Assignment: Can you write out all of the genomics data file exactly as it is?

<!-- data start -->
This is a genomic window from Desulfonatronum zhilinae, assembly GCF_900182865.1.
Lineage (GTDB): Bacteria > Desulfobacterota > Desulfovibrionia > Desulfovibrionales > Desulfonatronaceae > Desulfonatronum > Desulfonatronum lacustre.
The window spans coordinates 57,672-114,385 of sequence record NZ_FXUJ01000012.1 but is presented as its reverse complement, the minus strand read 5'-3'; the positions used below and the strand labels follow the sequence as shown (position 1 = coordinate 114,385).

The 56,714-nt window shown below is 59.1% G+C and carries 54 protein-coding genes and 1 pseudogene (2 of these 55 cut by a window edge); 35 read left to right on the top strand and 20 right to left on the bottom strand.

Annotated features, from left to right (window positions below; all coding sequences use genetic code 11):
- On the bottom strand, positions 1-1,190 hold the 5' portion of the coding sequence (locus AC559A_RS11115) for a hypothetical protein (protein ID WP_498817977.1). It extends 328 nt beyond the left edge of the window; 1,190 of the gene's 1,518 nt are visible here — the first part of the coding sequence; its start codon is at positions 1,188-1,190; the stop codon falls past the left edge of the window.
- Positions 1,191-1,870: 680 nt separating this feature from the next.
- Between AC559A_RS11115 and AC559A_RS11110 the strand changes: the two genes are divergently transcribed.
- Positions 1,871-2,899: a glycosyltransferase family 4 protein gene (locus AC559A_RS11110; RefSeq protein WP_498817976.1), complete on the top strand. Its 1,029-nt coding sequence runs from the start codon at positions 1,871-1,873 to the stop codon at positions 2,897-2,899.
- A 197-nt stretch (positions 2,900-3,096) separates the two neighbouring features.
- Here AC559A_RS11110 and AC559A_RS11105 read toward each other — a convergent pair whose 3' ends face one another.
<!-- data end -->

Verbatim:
This is a genomic window from Desulfonatronum zhilinae, assembly GCF_900182865.1.
Lineage (GTDB): Bacteria > Desulfobacterota > Desulfovibrionia > Desulfovibrionales > Desulfonatronaceae > Desulfonatronum > Desulfonatronum lacustre.
The window spans coordinates 57,672-114,385 of sequence record NZ_FXUJ01000012.1 but is presented as its reverse complement, the minus strand read 5'-3'; the positions used below and the strand labels follow the sequence as shown (position 1 = coordinate 114,385).

The 56,714-nt window shown below is 59.1% G+C and carries 54 protein-coding genes and 1 pseudogene (2 of these 55 cut by a window edge); 35 read left to right on the top strand and 20 right to left on the bottom strand.

Annotated features, from left to right (window positions below; all coding sequences use genetic code 11):
- On the bottom strand, positions 1-1,190 hold the 5' portion of the coding sequence (locus AC559A_RS11115) for a hypothetical protein (protein ID WP_498817977.1). It extends 328 nt beyond the left edge of the window; 1,190 of the gene's 1,518 nt are visible here — the first part of the coding sequence; its start codon is at positions 1,188-1,190; the stop codon falls past the left edge of the window.
- Positions 1,191-1,870: 680 nt separating this feature from the next.
- Between AC559A_RS11115 and AC559A_RS11110 the strand changes: the two genes are divergently transcribed.
- Positions 1,871-2,899: a glycosyltransferase family 4 protein gene (locus AC559A_RS11110; RefSeq protein WP_498817976.1), complete on the top strand. Its 1,029-nt coding sequence runs from the start codon at positions 1,871-1,873 to the stop codon at positions 2,897-2,899.
- A 197-nt stretch (positions 2,900-3,096) separates the two neighbouring features.
- Here AC559A_RS11110 and AC559A_RS11105 read toward each other — a convergent pair whose 3' ends face one another.